lies to the north and the northeast. The bulk of the foreigners the frontier districts.but it may safely be assumed that their numbers would not materially change these relative proportions.as in othercountries. The map exhibiting the foreignelementsof the population clearly exhibits the manner migration is going on: how the in which this trans-frontier they penetrateinto migratorycurrentslose in strengththe further until at lengththeydie away altogether.one is struck with the fact that the migratorymovement appears to be more most and industry are flourishing actively going on wherecommerce freely. were found outside their native province.but the greater part of Bohemia is an agricultural country.139 enumeratedthroughoutAustria. Comparing the various provincesof the empire. having increased but slowly.whilst in the Italian . only24.we find that the Germans are less sedentaryin their habits than their Italian countrymen. instead of Hungarians by nationality.I I4 Austrians having been enumeratedin Hungary. and 183.it is because of its heterogeneouscomposition. Poland. notwithstandingthe retentionof a very considerable provincial element. the interiorof the country. occupies in Austria. Moravia and Silesia occupy prettymuch the same positionas Bohemia. Comparing the German half of the Tyrol with the Italian half. and their losses would be more considerable still. on the the total population. Apart from portionsof other provinces.amounting to 97 per cent.though both enjoy the advantage of being able to cross the frontierinto provinceswhere their respective languages are spoken. appear to bear out the general belief that the Tyrolese cling with especial love to their mountainhome. Tyrolese. are centresof commerce and attractwhat I have called long-journeymigrants. with its factoriesand glass works. of featuresof the Tyrol. were found living outside Bohemia.which sends forthswarmsofmigrantsto otherparts ofthe empireand beyondits borders. 237 other. Had Hungarians by birth been counted in Austria. The Bohemia of popular imagination.a much closer balance would have been foundto exist.036 or 3 per cent. and Hungary.but withinwhich migrationgoes on but slowly. forout of 801. Of course. of the population. The migratory other hand. If Bohemia is not among these provinces.] RAVENSTEIN-The Laws of Migration.1889.in neither case have we been able to take account of the natives of these provinceswho have migrated beyond the borders of the empire.the onlyexceptionsbeing certaintownswhich and industry. had they not largely been balanced by an inflow of foreign elements from Prussian Silesia. The parochial element in the German Tyrol only amounts to 66-5 per cent.422 Hungarians in Austria.198. and is no doubt a region which absorbs migrants.whilst of Bohemians as many as 7-7 per cent. Carniola is perhaps most typical as a centre of dispersion.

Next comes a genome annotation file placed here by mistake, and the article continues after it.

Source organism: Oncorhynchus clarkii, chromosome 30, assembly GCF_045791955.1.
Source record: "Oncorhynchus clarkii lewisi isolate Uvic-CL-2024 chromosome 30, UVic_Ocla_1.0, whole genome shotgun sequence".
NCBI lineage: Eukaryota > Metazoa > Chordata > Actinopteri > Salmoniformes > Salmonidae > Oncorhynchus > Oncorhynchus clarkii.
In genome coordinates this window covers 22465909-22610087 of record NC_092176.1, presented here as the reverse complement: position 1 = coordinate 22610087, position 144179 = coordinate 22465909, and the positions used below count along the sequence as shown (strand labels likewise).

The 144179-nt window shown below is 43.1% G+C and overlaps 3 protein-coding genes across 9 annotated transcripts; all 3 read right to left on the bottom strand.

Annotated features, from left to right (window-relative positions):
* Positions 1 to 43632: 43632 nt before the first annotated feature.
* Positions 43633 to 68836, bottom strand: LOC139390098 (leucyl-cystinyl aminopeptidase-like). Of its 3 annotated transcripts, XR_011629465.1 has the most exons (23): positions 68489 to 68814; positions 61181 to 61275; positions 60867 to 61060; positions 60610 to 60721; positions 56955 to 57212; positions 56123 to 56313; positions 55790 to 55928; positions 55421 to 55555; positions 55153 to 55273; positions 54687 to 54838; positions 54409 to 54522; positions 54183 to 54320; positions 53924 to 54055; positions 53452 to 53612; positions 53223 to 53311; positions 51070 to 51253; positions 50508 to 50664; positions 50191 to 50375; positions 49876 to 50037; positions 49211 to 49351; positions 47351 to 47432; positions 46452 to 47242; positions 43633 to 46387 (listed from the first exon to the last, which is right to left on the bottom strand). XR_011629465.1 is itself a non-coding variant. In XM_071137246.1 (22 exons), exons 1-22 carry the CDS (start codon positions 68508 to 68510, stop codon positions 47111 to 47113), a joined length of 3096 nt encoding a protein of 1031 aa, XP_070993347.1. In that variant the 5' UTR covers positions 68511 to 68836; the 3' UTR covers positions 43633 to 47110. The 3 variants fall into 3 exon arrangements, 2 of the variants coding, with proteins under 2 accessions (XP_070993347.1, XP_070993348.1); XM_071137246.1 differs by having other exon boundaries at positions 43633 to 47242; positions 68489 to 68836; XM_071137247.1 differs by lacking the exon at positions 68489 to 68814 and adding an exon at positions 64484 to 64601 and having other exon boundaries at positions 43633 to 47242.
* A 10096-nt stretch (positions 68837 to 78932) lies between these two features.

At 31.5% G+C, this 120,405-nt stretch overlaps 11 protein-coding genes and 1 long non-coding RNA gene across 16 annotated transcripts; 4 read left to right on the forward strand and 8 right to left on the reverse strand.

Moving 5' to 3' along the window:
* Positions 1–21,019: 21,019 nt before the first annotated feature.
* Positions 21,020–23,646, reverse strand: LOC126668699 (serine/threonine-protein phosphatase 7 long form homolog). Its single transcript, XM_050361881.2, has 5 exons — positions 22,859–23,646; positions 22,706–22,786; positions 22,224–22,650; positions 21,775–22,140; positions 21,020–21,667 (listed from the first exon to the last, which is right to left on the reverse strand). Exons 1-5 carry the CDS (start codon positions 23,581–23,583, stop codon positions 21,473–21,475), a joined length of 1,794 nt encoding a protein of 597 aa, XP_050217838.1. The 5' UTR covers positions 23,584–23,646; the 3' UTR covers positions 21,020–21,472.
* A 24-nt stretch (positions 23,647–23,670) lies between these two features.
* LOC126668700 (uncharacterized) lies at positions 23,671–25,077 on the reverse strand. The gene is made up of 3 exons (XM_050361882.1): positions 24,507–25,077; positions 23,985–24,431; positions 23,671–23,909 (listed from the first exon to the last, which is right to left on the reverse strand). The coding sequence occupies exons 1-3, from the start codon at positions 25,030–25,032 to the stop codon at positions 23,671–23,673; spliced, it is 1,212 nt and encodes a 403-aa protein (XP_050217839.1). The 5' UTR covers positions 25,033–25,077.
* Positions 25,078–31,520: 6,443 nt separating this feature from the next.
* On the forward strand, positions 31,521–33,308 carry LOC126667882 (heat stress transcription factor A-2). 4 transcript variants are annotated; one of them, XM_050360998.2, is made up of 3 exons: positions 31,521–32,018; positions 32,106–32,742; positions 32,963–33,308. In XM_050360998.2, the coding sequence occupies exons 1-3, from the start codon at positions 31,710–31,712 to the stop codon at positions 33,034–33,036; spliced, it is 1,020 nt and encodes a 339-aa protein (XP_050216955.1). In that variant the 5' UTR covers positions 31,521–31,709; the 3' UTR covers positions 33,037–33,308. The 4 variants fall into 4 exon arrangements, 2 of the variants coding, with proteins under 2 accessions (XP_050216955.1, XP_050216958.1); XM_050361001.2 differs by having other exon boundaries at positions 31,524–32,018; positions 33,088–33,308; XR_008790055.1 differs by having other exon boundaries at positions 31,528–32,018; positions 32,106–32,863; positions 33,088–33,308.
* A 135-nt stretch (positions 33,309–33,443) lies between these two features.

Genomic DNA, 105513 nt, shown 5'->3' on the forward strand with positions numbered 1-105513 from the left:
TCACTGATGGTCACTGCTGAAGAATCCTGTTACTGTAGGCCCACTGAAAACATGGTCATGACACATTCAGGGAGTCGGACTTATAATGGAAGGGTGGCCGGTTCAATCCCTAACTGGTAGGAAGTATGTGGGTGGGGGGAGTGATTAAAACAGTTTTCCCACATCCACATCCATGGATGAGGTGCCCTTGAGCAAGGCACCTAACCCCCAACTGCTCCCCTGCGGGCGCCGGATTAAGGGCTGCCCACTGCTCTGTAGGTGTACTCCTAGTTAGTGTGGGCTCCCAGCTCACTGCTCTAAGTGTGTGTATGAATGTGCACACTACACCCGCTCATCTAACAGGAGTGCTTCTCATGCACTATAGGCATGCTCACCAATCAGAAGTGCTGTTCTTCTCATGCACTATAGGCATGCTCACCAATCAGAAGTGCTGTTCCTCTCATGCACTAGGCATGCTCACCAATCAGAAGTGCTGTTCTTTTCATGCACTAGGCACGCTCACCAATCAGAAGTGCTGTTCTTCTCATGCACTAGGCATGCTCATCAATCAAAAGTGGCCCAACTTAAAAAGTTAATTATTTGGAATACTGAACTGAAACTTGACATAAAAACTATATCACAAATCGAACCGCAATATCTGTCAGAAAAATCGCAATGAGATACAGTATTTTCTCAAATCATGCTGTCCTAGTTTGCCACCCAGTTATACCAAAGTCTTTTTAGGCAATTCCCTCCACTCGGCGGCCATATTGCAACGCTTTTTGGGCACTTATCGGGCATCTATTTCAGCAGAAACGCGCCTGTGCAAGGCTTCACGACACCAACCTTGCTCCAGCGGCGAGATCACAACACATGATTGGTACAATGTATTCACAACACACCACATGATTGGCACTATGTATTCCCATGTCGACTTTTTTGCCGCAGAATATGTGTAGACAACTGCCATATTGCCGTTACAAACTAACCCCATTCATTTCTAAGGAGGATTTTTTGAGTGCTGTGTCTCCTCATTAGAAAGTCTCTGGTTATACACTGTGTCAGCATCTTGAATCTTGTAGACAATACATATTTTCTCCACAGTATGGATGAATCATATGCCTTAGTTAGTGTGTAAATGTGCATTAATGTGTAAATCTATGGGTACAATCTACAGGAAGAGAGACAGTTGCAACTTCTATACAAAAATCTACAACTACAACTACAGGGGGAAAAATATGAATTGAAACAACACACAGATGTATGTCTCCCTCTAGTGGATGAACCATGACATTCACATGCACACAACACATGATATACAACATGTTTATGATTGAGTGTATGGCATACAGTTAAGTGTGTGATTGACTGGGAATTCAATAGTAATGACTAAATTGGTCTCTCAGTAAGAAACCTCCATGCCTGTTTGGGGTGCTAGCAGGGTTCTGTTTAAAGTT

.... Salzburg...115 44...22... eachProvince in Lower Austria..............0 67-7 14-9 22-9 32-6 43-3 20-2 13-2 I | Salzburg.................................. &c..................... 4.......479 19.......or ought to the greatersterility and we not..... ......Styria.077 Oarniola ...... rCarinthia t {Dalmatia .. 486 ..... Germany .........578) and Germans (i8..1i5 inhabitants....) had their "legal settlement" in other parts of Lower Austria.. 0-27 O-I4 0..... Bohemia..........992 Hungary I 96. &c... .. ........258 RAVENSTEIN-TDie Laws of Migration........ and immigration the city of Trieste........................025 ....... |Silesia .......... The " Wandertrieb........ of Percentage all Natives of eachProvince..therefore makes itself feltalso in the Tyrolesehills.581 Tyrol........74 0-37 1. 113..... Every province of Austria furnished a contingent to swell its " (i2@9 per cent. 176.787 982 Trieste . Lower Austria ..... Vorarlberg Croatia.............. But as Vienna shorn of its suburbs presents a less favourable object for tracing the currents of migrationin Austria than does the province at large of which it formspart...024 11915 1 391 o-o8 5-1 ...... 5. Foreign parts (excluding Hungaryand Germany) I-33 5-6i 1I3 ...9 ri69 4-60 5-2Z - 34.................935 ~alicia ........) the population..... CStyria C Upper Austria ..330......201) were most largely represented... 309..455 32... 1..whilst94. 5..... Vienna. which shares with other large cities the peculiarityof growing largely at the expense of the surrounding country......... the provincial elements being respectively95-4 and 97-9 per cent.) were Viennese citizens....872 (34-5 per cent...... [June..to ascribe this difference smaller resources of the German Tyrol ? Those provinces of Austria which appear to profit most largely from the migration going on within the empire.0 7z 6 5514 68-1 73.......691 . Lower Austria owes this position mainlyto the Kaiserstadt..............960 Moravia ..." which the Teutonic race sometimesclaims as a characteristicpeculiar to itself......... rather.70 34 15-3 2-9 23-3 151 31-6 12-8 16*3 2-1 0-48 5 019 1 1..... Vienna in 1881 had 726.......654 2. Istria ...... are Lower Austria........... as well as from fromabroad. The population of this province (2..178 Bukowina ..... ..... Tyrol it reaches 87-5 per cent..........551.62 i) included the followingelements: Natives from Provinces...510 30.... whilst among " foreigners Hungarians (66. 406 ...439 (X3 per cent..of whom 250.... 630 Gorz . I preferdealing with the whole of Lower Austria at once...... of Migrants Percentage eachProvince from Austria.. .